Student Credit Score (Have questions? Get Answers)
Don’t worry! You are not the first (and definitely not the last) person that is struggling to get to grips with student credit scores. Like most students you are probably just starting to become financially literate. Finding what is useful among the financial jargon can be difficult. One thing to know is that credit score is really important. Especially when you want to start looking for a home or business loan. We crawled the internet to find the most common questions students have on credit scores, so let’s get started!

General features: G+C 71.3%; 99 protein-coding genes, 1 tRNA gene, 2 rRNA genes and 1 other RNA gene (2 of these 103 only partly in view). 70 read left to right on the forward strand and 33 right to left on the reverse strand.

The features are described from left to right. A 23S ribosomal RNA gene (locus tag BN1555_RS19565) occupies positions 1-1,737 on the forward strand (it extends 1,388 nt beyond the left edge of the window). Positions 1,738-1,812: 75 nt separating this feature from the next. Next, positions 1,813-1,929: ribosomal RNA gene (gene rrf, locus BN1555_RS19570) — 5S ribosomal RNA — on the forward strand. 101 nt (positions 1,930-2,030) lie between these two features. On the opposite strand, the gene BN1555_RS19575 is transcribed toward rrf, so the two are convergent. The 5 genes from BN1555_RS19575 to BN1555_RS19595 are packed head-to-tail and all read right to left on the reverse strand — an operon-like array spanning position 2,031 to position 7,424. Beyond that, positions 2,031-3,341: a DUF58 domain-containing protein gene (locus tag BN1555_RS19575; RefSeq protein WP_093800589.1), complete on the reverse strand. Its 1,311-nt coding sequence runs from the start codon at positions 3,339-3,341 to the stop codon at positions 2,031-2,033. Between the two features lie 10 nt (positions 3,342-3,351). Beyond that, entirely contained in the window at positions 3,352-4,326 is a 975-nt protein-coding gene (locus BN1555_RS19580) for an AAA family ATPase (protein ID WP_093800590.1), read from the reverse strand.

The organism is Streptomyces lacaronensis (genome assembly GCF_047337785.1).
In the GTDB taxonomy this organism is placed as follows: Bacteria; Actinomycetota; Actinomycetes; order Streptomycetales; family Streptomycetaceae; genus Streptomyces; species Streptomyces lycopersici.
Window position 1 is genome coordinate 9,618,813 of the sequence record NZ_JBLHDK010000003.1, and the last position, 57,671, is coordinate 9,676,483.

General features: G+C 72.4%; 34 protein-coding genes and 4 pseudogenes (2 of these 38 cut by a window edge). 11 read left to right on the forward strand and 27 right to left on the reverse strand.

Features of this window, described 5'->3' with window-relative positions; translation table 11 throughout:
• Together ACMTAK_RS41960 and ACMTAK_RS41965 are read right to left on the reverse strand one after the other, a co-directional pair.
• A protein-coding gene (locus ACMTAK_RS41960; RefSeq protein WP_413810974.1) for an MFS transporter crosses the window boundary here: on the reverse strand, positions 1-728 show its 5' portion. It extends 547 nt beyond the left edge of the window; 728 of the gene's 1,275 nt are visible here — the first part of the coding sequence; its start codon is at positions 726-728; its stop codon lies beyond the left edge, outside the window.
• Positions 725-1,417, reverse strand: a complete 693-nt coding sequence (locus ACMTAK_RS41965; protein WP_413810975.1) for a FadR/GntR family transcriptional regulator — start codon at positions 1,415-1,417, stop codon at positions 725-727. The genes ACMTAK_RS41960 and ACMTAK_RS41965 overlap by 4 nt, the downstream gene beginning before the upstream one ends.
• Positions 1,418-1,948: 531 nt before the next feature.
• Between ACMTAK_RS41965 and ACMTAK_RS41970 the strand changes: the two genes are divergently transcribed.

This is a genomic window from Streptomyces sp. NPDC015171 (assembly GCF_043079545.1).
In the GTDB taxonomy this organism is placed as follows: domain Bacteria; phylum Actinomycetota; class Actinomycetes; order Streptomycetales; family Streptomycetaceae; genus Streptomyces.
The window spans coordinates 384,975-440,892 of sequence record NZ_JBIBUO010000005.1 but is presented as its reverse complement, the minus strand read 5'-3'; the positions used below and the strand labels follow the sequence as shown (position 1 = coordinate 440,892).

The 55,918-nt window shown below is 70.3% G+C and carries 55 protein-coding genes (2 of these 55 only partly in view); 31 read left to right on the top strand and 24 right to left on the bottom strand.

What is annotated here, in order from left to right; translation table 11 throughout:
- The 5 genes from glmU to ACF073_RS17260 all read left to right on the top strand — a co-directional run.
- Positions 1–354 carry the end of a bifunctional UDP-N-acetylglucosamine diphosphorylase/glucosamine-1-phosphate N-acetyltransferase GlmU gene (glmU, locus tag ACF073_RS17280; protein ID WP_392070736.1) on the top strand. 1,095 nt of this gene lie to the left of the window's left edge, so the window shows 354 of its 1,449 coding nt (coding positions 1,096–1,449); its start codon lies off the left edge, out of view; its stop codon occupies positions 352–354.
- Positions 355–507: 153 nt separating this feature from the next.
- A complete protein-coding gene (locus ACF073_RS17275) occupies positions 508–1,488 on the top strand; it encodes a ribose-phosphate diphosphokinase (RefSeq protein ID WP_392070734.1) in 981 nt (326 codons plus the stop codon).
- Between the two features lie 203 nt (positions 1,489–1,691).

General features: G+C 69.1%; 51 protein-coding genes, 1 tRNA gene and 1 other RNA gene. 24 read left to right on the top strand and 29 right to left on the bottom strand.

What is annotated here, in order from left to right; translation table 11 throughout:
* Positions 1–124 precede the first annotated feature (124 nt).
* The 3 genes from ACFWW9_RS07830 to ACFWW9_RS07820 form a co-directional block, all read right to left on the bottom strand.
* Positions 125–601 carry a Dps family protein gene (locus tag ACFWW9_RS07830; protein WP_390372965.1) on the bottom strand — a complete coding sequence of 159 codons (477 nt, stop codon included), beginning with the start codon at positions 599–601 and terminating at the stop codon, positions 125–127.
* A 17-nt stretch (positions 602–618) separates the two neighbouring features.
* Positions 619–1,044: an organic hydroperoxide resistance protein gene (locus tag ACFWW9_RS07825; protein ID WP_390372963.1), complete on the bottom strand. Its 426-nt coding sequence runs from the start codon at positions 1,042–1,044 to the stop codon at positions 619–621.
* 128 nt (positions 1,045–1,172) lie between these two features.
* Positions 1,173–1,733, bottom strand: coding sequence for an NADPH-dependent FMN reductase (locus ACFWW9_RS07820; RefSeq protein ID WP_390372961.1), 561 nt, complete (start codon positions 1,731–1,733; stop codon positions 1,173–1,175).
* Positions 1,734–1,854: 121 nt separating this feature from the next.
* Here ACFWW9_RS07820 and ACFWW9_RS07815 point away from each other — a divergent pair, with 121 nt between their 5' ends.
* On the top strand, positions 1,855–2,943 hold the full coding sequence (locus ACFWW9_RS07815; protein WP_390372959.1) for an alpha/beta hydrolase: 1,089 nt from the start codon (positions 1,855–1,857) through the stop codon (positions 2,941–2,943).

What is a student credit score?
First thing first, a student credit score is the same as a regular credit score. A credit score is a numerical value assigned to an individual that assesses how good they are with money. This number is based on available information about the individual from their credit report.
This means that credit bureaus and banks will look at the way you spend (or save) money according to your financial history. Based on this information they assign you a three digit number, the higher the number, the better your credit score.
Why does it matter if I have a good credit score as a student?
Credit scores will often affect the loan offer you are given by a bank or lending company. For instance if you want to have a student bank account, your credit score will determine if the bank will allow you to take out the maximum interest free overdraft. Your credit score can also affect the amount a lending company is willing to loan you and what your limits are in a student credit card.